New Supercomputer To Boost Rensselaer Leadership in High-Performance Computing
A new system to be installed at the Rensselaer supercomputing center will enable exciting new research possibilities across the nation and boost the university’s international leadership in computational modeling and simulation, data science, high-performance computing, and web science.
Time on the new system will be available to researchers nationwide. An allocation committee will be formed to assess proposals, on the basis of scientific merit, fit to the machine’s capabilities, and the potential to broaden the system’s user community and range of research.
“Researchers at Rensselaer have developed highly scalable techniques that allow modeling to be done across hundreds of thousands of processors. This machine will further that research and provide a platform to explore new techniques that will be broadly applicable to exascale computing,” said Mark Shephard, professor in the department of Mechanical, Aerospace, and Nuclear Engineering (MANE) and director of the Scientific Computation Research Center.
Experts in academia and industry anticipate realizing exascale computing performing 1018 calculations per second by the end of the decade. Exascale machines will be more than 100 times the computational power of today’s largest machines. The new Blue Gene/Q system will be a first stop for many researchers looking to scale up their research over the next decade. Once researchers prove their project works on this system, they will be well positioned to migrate to peta- and eventually exascale systems, including the large Blue Gene/Q systems due to be installed next year at two national laboratories.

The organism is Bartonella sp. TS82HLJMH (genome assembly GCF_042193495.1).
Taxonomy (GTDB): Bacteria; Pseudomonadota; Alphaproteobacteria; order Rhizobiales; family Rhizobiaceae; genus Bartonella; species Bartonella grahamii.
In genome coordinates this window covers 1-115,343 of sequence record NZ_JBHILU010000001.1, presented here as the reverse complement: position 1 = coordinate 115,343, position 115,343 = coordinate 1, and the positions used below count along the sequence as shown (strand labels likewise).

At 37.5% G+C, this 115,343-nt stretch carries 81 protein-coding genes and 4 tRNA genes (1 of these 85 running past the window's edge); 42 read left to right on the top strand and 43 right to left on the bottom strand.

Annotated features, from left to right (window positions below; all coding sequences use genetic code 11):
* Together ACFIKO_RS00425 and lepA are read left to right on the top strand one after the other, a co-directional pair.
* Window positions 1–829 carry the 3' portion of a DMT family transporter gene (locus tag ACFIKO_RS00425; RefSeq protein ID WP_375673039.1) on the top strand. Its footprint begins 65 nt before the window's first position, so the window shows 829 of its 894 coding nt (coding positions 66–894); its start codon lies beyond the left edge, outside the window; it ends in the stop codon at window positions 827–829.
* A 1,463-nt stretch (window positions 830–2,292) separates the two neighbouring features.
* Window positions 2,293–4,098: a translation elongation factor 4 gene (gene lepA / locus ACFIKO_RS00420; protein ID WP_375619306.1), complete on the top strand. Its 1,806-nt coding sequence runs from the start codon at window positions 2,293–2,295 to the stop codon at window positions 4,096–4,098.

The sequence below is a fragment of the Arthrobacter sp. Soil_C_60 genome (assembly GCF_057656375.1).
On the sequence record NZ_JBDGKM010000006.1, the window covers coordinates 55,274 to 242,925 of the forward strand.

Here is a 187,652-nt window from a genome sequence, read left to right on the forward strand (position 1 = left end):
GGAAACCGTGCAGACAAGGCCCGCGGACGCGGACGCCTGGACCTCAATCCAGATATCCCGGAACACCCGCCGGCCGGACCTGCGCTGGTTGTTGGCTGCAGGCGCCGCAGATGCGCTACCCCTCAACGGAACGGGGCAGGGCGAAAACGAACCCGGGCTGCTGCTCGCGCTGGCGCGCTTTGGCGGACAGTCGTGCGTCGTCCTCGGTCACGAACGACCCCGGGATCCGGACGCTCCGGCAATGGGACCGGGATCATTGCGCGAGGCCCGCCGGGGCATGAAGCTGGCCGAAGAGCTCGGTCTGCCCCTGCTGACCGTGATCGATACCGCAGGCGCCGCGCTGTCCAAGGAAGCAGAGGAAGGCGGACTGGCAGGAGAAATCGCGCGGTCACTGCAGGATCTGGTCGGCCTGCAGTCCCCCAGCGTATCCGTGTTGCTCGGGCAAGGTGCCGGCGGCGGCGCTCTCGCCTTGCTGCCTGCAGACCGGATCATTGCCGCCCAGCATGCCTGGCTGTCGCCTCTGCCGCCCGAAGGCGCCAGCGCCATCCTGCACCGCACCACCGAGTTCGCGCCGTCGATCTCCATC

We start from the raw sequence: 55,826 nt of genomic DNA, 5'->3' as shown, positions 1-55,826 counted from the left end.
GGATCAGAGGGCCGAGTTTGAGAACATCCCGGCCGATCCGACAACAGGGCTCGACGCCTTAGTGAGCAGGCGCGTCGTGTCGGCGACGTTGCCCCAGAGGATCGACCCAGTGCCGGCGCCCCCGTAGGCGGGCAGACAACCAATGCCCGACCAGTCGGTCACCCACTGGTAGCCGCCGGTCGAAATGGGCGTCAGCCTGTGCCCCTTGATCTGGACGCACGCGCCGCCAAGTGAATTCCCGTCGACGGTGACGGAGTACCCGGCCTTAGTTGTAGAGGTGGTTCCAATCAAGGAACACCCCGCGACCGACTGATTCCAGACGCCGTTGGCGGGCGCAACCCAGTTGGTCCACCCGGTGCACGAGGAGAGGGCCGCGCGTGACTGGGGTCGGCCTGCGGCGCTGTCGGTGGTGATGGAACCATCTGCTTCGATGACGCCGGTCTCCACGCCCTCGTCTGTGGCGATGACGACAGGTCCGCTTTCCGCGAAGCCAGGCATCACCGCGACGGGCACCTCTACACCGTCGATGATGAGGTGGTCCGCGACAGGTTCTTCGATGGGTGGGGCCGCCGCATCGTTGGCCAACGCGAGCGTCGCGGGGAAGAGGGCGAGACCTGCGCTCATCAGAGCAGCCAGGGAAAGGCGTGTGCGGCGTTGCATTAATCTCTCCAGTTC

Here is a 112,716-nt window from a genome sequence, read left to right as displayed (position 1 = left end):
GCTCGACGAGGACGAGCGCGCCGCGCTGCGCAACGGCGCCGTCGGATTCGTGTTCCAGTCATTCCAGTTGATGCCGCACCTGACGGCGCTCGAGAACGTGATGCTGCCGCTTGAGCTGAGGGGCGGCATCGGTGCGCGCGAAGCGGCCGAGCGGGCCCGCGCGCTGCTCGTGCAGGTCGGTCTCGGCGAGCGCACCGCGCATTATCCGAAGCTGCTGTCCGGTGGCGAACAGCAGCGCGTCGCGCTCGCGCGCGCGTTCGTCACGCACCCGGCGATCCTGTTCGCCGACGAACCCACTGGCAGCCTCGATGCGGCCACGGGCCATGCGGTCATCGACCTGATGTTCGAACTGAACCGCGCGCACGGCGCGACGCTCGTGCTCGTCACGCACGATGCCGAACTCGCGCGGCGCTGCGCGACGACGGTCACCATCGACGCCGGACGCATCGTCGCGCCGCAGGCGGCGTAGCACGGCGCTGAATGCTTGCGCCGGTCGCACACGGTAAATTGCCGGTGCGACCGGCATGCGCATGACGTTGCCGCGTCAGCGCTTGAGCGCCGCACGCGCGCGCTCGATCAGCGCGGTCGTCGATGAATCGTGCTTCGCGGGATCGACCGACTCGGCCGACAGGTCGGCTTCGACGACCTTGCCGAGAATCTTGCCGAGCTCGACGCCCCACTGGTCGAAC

Faculty and students will benefit greatly by working on these projects, said CCNI Director James Myers. Since opening in 2007 as the world’s seventh largest computer, CCNI has helped researchers at Rensselaer and around the country tackle scientific and engineering problems ranging from the modeling of materials, flows, and microbiological systems, to the development of entirely new simulation technologies. More than 700 researchers, faculty, and students from 50 universities, government laboratories, and companies have run high-performance science and engineering applications at CCNI.
“We’re delighted to have the opportunity with this new machine to continue and expand Rensselaer’s support of leading-edge research and the development of the tools and expertise that will be required to realize the potential of next-generation computer systems,” Myers said. “With the rapid changes in computing architecture and the increasing breadth in how they’ll be applied, resources like this are critical for training the next generation of scientists and engineers.”
Along with Carothers, Myers, and Shephard, co-investigators on the grant are: Peter Fox, professor in the Department of Earth and Environmental Sciences and a Tetherless World Constellation chair at Rensselaer; and Lucy Zhang, associate professor in MANE.
For more information about CCNI and high-performance computing at Rensselaer, visit www.rpi.edu/research/ccni.
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